Share

Fils in full command of that second set, 3-0 up, while Kalinskay and Rybakina have both struggled for fluency, even if the Rybakina serve is beginning to return to its usual output. It’s 2-3, and Kalinskaya is serving.

Share

Kalinskaya sees out her service game and leads 2-0 in the first. De Minaur, for the first time, is struggling with Fils, and is broken, his first serve letting him down. It’s 2-0 in the second set on Court No 1.

Share

Updated at 

De Minaur takes that first set, 6-2, as Kalinskaya starts with an opening break of the Rybakina serve.

Alex de Minaur of Australia celebrates. Photograph: Sean M Haffey/Getty Images
Share

Updated at 

De Minaur goes to 5-1 up in that first set. The Centre Court now open for business, and Elena Rybakina against Anna Kalinskaya, Kazakh v Russian takes the eye.

Share

A Fils thunderbolt prevents him being bageled – or is it beigel-ed – and it’s 1-4 in a very chatty No 1 court, under the roof. Fils is a big fan of London, perhaps he can head to Brick Lane – both beigel shops back open, I am happy to report.

Share

In 11 minutes, De Minaur is 3-0 up on Fils, who also happens to be big mates with the very recently vanquished Mpetshi Perricard.

Share

Court No 1 is open for business, and Arthur Fils, a fan of Top Boy and Leo Di Caprio, according to the interview that preceded this match, will take on Australian hope Alex de Minaur, looking to go past the fourth round for the first time at Wimbledon. ADM surges into a 2-0 lead.

Share

Musetti beats Mpetshi Perricard 4-6 6-3 6-3 6-2

If this was a cricket match, you’d expect some swing in the bowling, grey cloudy skies overhanging. Mpetshi Perricard, at 2-5 down in the final set, is serving big. That’s his only possible way back in. But he drops 0-30 behind due to some more fine returning from Musetti. A potential backhand winner is blammed wide too for three match points. An ace saves the first. Then comes another crashing serve. 30-40. The longest rally of the match ends with Musetti on his back after 30 crashing hits but the ball out of play from Mpetshi Perricard. The Italian heads to his first grand slam quarter-final.

Share

Musettl races into a 4-1 lead with a neat hold of serve, the Frenchman’s serve something of a bust at this stage with another break against him. It will be a long way back for Mpetshi Perricard.

Share

The weather seems to have been seen off for now, and Musetti is trying to knock this one on the head. Though maybe we spoke too soon as the darkest of clouds looms over the Southfields sky. Musetti takes the first game 1-0, by virtue of some unforced errors. Three more of those force three break points after a long rally. The youngster looks tired. Musetti gets the job done, and is 2-0 up in the fourth via his fine, intelligent defensive game.

Share

Musetti takes the third set 6-3, leads 2-1 on sets, and does so by continuing to read Mpetshi Perricard’s serve, to the Frenchman’s frustrations. He’s winning on 56% of his first serves.

Share

Perricard’s serves are being read by Musetti in this slight rain, and at deuce he has another break point, the first saved, the second saved by a fine backhand overhead requiring all his height. The third by an almighty smash. Six deuces in this game, the final one seeing a big hold completed by a clubbing winner. Five break points saved. It’s 4-3 in the third.

Share

Dark, grey skies now. Musetti keeps the pressure on Mpetshi Perricard with some well-negotiated point-making. He’s a clever player, the Italian and is 4-2 up.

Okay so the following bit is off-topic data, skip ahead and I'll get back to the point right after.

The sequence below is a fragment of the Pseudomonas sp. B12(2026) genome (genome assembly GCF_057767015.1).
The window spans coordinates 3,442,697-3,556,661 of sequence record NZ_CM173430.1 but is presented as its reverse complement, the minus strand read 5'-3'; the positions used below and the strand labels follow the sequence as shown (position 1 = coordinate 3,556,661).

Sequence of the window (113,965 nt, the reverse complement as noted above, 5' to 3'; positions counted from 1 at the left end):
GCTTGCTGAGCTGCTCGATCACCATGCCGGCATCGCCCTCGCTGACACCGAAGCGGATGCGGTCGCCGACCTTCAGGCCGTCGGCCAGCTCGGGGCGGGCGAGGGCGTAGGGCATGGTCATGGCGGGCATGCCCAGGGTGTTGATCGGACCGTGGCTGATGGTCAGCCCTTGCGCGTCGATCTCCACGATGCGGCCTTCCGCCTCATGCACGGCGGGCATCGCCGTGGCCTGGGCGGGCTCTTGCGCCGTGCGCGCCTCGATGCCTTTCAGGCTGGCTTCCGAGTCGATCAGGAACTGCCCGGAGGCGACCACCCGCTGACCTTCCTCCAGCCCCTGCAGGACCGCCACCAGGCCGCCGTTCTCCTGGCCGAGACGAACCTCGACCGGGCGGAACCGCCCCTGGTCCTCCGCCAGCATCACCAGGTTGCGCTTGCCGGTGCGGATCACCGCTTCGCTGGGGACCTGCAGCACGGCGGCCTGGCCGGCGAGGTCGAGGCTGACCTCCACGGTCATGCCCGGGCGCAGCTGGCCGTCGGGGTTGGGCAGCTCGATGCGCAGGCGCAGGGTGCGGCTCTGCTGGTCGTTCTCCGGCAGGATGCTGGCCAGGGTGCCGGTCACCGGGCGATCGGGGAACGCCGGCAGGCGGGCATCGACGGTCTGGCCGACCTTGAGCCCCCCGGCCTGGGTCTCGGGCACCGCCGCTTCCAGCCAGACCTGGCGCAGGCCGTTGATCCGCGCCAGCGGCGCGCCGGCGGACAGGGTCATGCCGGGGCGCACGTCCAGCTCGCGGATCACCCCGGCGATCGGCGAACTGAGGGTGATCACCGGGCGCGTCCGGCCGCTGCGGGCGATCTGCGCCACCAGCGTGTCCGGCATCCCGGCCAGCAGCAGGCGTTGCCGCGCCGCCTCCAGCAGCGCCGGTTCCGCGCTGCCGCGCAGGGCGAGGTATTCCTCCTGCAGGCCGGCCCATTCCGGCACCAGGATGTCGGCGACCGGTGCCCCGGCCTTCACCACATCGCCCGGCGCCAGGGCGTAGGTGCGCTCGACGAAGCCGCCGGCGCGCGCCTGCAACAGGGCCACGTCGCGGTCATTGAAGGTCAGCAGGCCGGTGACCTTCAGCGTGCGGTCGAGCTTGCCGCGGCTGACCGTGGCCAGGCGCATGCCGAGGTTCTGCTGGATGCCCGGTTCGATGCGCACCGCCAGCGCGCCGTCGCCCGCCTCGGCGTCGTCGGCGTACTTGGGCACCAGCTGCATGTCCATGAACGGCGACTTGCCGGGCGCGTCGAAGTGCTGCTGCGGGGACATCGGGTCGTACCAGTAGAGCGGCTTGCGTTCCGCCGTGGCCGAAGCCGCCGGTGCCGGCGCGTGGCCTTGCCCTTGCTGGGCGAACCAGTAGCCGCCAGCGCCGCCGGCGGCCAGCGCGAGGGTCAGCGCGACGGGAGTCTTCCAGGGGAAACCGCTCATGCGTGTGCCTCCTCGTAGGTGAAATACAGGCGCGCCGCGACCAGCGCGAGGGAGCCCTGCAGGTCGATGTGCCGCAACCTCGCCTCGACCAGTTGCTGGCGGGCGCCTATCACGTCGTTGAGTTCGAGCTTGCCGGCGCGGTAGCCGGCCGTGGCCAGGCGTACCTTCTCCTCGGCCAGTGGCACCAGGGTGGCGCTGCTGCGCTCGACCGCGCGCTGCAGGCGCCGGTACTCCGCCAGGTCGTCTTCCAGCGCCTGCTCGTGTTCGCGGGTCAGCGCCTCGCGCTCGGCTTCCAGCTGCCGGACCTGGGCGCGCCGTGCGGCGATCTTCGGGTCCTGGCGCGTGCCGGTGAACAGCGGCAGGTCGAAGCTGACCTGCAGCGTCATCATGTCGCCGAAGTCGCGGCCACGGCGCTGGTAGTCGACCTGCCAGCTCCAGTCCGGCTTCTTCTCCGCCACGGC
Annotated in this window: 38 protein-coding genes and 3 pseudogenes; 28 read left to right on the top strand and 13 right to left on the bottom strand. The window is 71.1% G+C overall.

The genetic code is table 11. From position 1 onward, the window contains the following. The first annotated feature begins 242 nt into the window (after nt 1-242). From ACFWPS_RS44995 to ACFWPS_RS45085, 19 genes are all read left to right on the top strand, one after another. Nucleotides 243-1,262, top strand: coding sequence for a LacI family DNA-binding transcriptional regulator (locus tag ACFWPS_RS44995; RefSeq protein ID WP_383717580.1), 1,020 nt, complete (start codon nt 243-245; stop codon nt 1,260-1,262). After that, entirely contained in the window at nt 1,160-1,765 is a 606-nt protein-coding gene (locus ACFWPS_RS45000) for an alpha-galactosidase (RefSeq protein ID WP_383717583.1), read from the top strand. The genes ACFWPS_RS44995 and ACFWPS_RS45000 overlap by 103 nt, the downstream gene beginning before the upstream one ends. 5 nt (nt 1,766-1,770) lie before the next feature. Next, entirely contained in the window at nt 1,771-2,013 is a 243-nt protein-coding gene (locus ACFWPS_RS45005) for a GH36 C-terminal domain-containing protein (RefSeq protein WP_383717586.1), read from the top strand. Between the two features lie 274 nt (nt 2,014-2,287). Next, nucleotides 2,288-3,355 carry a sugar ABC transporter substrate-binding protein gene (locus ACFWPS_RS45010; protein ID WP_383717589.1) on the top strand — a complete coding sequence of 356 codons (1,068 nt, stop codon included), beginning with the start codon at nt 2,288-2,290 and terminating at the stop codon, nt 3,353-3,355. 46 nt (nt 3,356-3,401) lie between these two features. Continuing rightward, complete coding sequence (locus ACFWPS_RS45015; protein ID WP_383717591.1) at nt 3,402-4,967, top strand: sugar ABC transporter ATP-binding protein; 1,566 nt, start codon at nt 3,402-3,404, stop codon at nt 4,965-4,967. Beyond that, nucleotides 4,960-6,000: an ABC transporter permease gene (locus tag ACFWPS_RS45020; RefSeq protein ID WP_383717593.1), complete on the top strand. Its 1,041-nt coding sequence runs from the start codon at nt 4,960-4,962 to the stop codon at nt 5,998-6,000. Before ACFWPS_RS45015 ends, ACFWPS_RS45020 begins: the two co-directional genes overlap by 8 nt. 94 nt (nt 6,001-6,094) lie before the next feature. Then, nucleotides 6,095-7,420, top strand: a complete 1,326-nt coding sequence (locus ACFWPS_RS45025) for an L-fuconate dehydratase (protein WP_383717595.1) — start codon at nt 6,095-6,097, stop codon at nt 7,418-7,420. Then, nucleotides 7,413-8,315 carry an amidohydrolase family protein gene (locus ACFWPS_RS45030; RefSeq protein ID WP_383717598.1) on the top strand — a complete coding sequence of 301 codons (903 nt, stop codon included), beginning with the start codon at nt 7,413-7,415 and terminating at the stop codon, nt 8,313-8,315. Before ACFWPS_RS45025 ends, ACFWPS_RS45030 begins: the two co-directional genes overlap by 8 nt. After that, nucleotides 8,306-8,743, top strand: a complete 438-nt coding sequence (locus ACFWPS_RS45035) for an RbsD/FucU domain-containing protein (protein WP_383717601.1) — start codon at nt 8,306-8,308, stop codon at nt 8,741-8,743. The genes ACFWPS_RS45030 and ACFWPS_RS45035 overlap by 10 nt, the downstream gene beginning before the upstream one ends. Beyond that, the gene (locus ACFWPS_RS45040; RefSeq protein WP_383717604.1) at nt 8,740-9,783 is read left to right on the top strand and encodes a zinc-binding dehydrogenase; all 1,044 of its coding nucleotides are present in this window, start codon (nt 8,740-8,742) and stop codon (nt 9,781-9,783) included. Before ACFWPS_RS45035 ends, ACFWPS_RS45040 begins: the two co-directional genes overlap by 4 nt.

Share

Mpetshi Perricard seems to recover some of his serving mojo to go 40-0 up, and so it’s 3-1 in the third set, 1-1

Share

Musetti now dominant on his own serve, and he holds for 1-1 in the third. Then comes a further break, and an impressive shot to hold for 3-1 in the second set. But…there’s rain coming down. The hoods and brollies are going up.

Share

Updated at 

Musetti lets out a roar as he serves out to level 1-1 in sets, having twice broken the Frenchman’s huge serve.

Share

Mpetshi Perricard wobbling now as Musetti goes up a break, and can now serve for the second set. 5-3, 1-0 down.

Share

Musetti hits back – it’s 2-2 now, and with the sun shining, his greater experience is being brought to bear. Perhaps this contest will last longer than thought; they’ve met before, in Frankfurt, the Italian winning 7-6 7-6 against Mpetshi Perricard. Musetti holds his next service game, too.

Share

Hugely impressive from Perricard in breaking Musetti then smashing through his own service game to lead 2-0 in the second set. He’s on his way.

Share

Perricard takes the first set 6-4 from Musetti. Perricard reads a line call well – the ump had called it out – to set up two set points. The first is miscued, but no doubt about the second, a huge serve gets the job done.

France’s Giovanni Mpetshi Perricard serves the ball to Italy’s Lorenzo Musetti during their men’s singles tennis match. Photograph: Henry Nicholls/AFP/Getty Images
Share

Updated at 

Perricard’s serve is brutal and he blows Musetti away to lead 5-3. He’s quite the prospect, the 20-year-old. Musetti holds the next but he must face that serve to stay in the set.

Share

Updated at 

They go to 3-3, and then 4-3 after a deuce on the Musetti serve. These are both powerful men, and Perricard’s return is powerful, blasted down the baseline, lands a break of serve.

Share

So, Court 2, and Musetti v Perricard, currently going with serve at 2-2. Both have long-haired bearded coaches.

Share

The weather, as it stands, is OK to begin play. It’s grey and cloudy, with rain expected, just like the rest of the summer.

Share

And the Murray fallout continues.

Share

Read Emma John’s diary for your vintage car needs and nicknames.

Padel and pickleball are endangering tennis, apparently. Does racquetball still exist? Elvis Presley loved a game of it.

Share

Two big hitters made it through the men’s singles.

Share

Sunday’s news centred on the departure of Emma Radacanu.

Share

Further singles action on Court 2 will kick us off at 11am:

  • (25) Lorenzo Musetti (Ita) v Giovanni Mpetshi Perricard (Fra),

  • (21) Elina Svitolina (Ukr) v Xin Yu Wang (Chn)

Share

Preamble

Morning, all. Welcome to another day at occasionally rainy, occasionally sunny Wimbledon. After last night’s loss for Emma Radacanu and the departure of Cam Norrie, we’re lacking plucky Brits but a full card awaits. The main courts will start at lunchtime but plenty else before that.

Order of play

Centre Court from 1.30pm:

  • Elena Rybakina (4) v Anna Kalinskaya

  • Alexander Zverev (4) v Taylor Fritz (13).

  • Novak Djokovic (2) v Holger Rune (15)

Court One from 1pm:

  • Alex De Minaur (9) v Arthur Fils

  • Eelena Ostapenko (13) v Yulia Putintseva

  • Danielle Collins (11) v Barbora Krejcikova (31)

Share



Source link